By María José Romero, Eurodad and Gustavo Hernández, Alop
An April seminar on the “Evaluation of the European Union’s support to private sector development in third countries” showed that much more needs to be done to maximise the impact of EU money on the ground, since linkages between EU support to private sector development and poverty reduction and job creation remain very distant.
On 22 April, the European Commission (EC) presented an evaluation report on its support to private sector development in third countries, with the objective of identifying key lessons. The aim is to improve current and future strategies and programmes. The evaluation includes a survey with representatives of EU delegations and country visits, and covers all the support given during the 2004-2010 period in all regions where the EU provided direct funds, which amounted to €2.4 billion. Most of the funding was focused on the areas of facilitation of investment and access to finance (23%); sector budget support (20%); and investment and inter-enterprise cooperation (19%). In contrast, there was minimal support for micro-enterprises (2%).
The seminar devoted most attention to the key issue of the EC’s value added at the time of providing support to private sector development in third countries. On this point, the evaluation report mentions that “different types of value added by the Commission’s support were observed. They related to its financial weight, its trade mandate, its capacity to transfer EU good practices, its capacity to use a variety of support mechanisms and modalities, its continued presence and focus on poverty reduction, and the fact that it was perceived as less tied to specific economic or political interests. It cannot however be stated that any of these factors really stood out.”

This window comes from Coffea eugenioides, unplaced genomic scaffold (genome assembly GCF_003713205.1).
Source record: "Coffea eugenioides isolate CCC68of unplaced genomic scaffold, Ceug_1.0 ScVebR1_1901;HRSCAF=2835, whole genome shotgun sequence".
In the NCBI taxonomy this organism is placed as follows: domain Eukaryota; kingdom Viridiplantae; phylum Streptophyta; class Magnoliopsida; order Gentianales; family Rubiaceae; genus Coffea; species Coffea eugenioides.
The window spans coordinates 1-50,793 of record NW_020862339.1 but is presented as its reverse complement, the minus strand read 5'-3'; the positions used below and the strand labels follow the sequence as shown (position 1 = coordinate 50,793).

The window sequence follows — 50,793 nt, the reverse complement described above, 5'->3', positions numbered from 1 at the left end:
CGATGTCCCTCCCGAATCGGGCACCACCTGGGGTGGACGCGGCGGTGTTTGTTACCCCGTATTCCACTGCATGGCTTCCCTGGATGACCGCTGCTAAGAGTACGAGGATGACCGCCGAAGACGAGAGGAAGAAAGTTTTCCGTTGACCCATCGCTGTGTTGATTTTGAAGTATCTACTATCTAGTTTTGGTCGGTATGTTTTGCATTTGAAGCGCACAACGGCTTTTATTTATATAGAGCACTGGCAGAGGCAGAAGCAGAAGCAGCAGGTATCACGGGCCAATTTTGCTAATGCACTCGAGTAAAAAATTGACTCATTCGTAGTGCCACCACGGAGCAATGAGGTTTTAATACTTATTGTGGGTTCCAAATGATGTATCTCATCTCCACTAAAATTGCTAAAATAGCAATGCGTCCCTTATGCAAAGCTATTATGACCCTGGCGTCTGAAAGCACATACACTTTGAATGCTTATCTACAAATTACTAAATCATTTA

Furthermore, the evaluation report indicates that “Commission representatives did not have a clear and shared conception of what the Commission’s value added was or should have been with respect to PSD [private sector development] support.” The report covers neither the resources channelled through the EU blending facilities nor the African, Caribbean and Pacific countries Investment Facility managed by the European Investment Bank (EIB) to support private sector development. However, its findings are similar to concerns raised during the public seminar organised at the European Parliament on 21 March, which specifically addressed the blending mechanisms and the EU Latin American Investment Facility (LAIF). The civil society organisation (CSO) report on the LAIF concludes that “no direct link has been observed between the LAIF and the reduction of poverty and inequality. Indeed, the vast majority of projects do not include poverty reduction, inequality and exclusion (social cohesion) among their objectives”.
The evaluation report further states that, even if there is a broad consensus on the importance of the private sector for job creation, “linkages between the EU support for PSD and employment generation remained very distant and that the EU did not really use its support for PSD as an opportunity to promote crosscutting issues and the Decent Work Agenda”. CSO findings presented at the European Parliament, based on an in-depth analysis of four case studies, highlights that one out of four projects “has the potential to have positive impacts if the expected results are achieved. However, the lack of available information did not allow for a rigorous analysis and leads to a series of questions regarding the mechanisms and procedures for participation, monitoring and selection, and the prioritisation of energy efficiency over other financing needs of the SMEs [small and medium-sized enterprises].”
At the seminar, CSOs argued that – in times of scarce public resources – the EC should address these concerns by revisiting its support to PSD in order to ensure positive impacts on poverty eradication and job creation.